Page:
Basic Formal Ontology Barry Smith http://ontologist.com March 2004 - PowerPoint PPT Presentation

basic formal ontology barry smith http ontologist com march 2004 n.
Download
Skip this Video
Loading SlideShow in 5 Seconds..
Basic Formal Ontology Barry Smith http://ontologist.com March 2004 PowerPoint Presentation
Download Presentation
Basic Formal Ontology Barry Smith http://ontologist.com March 2004

play fullscreen
1 / 124
Basic Formal Ontology Barry Smith http://ontologist.com March 2004
170 Views
Download Presentation
fawzia
Download Presentation

Basic Formal Ontology Barry Smith http://ontologist.com March 2004

- - - - - - - - - - - - - - - - - - - - - - - - - - - E N D - - - - - - - - - - - - - - - - - - - - - - - - - - -
Presentation Transcript

  1. Basic Formal OntologyBarry Smithhttp://ontologist.comMarch 2004

  2. The problem • Different communities of medical researchers use different and often incompatible category systems in expressing the results of their work

  3. The solution • “ONTOLOGY” • Remove “Ontology Impedance” • But what does “ontology” mean?

  4. Two alternative readings • Ontologies are oriented around terms or concepts = currently popular IT conception • Ontologies are oriented around the entities in reality = traditional philosophical conception, embraced also by IFOMIS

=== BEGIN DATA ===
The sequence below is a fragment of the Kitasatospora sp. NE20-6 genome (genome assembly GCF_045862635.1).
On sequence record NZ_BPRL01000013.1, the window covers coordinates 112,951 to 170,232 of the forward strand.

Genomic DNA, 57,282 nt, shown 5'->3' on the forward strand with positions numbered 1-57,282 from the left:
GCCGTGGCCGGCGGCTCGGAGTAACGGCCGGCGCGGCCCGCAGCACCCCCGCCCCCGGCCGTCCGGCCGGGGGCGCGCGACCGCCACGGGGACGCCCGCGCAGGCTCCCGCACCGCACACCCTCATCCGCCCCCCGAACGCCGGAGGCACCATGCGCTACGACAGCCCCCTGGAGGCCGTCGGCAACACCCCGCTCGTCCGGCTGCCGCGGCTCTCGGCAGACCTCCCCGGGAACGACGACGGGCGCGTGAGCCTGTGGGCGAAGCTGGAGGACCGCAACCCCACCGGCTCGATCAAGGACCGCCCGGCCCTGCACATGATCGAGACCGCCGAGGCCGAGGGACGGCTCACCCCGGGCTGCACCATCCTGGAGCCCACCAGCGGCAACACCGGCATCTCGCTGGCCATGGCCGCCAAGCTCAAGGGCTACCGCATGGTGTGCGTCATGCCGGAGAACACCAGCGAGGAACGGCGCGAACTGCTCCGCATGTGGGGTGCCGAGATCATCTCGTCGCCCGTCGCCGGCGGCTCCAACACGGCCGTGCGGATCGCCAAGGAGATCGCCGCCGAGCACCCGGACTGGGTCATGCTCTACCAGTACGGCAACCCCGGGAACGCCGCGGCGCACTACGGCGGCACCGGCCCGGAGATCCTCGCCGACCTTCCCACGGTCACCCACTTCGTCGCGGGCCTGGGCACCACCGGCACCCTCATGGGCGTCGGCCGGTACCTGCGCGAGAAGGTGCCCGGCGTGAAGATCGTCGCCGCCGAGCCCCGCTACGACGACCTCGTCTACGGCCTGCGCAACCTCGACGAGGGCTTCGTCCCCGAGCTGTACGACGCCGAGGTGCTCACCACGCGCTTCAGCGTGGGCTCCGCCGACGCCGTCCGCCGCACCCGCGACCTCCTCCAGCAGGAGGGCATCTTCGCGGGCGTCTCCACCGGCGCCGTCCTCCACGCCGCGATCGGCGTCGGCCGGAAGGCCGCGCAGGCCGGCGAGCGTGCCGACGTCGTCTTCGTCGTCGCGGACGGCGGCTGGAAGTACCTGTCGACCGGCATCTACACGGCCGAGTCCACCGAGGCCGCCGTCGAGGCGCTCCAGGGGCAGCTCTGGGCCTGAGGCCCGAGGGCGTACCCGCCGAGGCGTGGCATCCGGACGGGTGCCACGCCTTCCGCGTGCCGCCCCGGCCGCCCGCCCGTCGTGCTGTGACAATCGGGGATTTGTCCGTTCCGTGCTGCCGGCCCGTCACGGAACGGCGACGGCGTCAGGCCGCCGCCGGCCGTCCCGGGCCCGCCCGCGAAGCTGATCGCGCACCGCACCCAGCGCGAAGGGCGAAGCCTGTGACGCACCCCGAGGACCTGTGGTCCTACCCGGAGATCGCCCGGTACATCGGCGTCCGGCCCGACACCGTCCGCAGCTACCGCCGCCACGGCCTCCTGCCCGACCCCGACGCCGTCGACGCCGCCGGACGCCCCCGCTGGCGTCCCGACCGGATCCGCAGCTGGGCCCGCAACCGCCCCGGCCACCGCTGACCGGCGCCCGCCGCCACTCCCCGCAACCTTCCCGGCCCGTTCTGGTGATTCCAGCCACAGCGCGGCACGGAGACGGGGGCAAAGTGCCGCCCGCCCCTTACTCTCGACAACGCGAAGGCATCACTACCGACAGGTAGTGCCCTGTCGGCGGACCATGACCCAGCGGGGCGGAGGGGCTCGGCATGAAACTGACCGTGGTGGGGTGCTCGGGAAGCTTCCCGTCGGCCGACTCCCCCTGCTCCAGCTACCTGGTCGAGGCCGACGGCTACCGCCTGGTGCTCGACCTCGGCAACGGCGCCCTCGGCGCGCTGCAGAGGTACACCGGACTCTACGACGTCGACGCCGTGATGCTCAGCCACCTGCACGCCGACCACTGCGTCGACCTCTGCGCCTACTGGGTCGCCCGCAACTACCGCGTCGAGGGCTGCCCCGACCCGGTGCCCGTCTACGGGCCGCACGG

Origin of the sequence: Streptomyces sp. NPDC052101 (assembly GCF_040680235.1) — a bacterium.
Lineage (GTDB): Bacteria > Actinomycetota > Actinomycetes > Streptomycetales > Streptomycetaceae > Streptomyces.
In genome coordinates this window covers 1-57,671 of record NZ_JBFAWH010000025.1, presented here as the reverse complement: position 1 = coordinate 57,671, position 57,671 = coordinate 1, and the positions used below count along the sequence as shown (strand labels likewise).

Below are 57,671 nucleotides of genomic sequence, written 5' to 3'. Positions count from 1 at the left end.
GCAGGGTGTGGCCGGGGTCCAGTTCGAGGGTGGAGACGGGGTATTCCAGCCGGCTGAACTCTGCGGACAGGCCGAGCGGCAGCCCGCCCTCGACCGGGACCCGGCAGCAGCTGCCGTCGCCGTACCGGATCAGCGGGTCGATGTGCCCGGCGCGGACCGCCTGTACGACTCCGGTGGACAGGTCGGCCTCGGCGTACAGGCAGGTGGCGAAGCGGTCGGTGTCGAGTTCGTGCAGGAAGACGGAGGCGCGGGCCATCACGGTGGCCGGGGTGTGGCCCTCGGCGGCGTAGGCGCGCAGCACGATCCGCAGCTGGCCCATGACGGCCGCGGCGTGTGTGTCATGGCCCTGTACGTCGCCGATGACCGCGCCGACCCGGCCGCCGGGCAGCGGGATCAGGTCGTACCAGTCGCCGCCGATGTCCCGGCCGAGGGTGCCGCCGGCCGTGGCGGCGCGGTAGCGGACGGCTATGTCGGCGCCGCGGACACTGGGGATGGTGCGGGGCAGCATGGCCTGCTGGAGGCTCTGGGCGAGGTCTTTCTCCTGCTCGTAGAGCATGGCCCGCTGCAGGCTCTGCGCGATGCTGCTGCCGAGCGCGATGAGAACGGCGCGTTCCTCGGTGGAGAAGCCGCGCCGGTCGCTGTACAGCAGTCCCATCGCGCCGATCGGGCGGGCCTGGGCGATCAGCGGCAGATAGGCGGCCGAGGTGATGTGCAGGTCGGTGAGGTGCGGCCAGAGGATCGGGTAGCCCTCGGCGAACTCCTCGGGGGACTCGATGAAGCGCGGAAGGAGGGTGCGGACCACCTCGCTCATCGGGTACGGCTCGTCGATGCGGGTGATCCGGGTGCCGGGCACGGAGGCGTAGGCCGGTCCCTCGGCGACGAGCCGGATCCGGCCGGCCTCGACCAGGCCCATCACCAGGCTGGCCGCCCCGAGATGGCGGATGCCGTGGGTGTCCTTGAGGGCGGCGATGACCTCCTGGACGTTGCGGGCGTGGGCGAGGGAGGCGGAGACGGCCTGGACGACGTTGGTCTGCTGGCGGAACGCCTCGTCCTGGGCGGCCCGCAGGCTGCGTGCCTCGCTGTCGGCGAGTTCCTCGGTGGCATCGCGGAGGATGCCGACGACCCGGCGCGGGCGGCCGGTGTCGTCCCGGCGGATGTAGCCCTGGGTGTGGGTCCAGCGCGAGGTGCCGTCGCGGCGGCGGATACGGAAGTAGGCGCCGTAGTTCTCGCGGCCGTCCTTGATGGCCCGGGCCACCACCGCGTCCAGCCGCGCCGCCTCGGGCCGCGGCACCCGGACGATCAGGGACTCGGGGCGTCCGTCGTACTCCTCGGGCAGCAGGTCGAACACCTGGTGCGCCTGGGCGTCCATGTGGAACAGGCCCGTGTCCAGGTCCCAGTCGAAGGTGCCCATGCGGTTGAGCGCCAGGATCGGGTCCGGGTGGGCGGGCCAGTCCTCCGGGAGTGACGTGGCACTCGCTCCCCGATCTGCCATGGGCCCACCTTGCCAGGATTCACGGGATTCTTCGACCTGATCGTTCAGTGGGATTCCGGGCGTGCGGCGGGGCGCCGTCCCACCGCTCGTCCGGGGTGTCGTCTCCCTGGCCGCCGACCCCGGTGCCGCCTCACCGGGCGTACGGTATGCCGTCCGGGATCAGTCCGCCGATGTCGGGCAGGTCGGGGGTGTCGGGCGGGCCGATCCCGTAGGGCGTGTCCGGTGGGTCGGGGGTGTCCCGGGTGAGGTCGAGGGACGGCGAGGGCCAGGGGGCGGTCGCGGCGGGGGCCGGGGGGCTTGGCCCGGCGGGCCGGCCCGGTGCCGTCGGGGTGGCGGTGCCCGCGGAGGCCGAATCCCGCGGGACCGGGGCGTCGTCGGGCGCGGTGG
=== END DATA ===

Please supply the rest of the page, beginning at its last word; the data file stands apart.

5. Ontology as a branch of philosophy • seeks to establish • the science of the kinds and structures of objects, properties, events, processes and relations in every domain of reality

  6. Ontology a kind of generalized chemistry or zoology • (Aristotle’s ontology grew out of biological classification)

  7. Aristotle world’s first ontologist

  8. World‘s first ontology (from Porphyry’s Commentary on Aristotle’s Categories)

  9. Linnaean Ontology

  10. Ontology is distinguished from the special sciences it seeks to study all of the various types of entities existing at all levels of granularity

  11. and to establish how they hang together to form a single whole (‘reality’ or ‘being’)

  12. different concept/terminology systems

  13. need not interconnect at all for example they may relate to entities of different granularity

  14. we cannot make incompatible terminology-systems interconnect just by looking at concepts, or knowledge or language

  15. we cannot make incompatible terminology-systems interconnect by staring at the terminology systems themselves

  16. to decide which of a plurality of competing definitions to accept we need some tertium quid

  17. we need, in other words, to take the world itself into account

  18. BFO • = basic formal ontology

  19. BFO • ontology is defined not as the ‘standardization’ or ‘specification’ of conceptualizations • (not as a branch of knowledge or concept engineering) • but as an inventory of the entities existing in reality

  20. The BFO framework • will solve the problem of ontological impedance and provide tools for quality-control on the output of computer applications

  21. BFO not a computer application • but a Reference Ontology • (something like old-fashioned metaphysics)

  22. Reference Ontology • a theory of a domain of entities in the world

  23. BFO • not just a system of categories • but a formal theory • with definitions, axioms, theorems • designed to provide the resources for reference ontologies for specific domains • of sufficient richness that terminological incompatibilities can be resolved intelligently rather than by brute force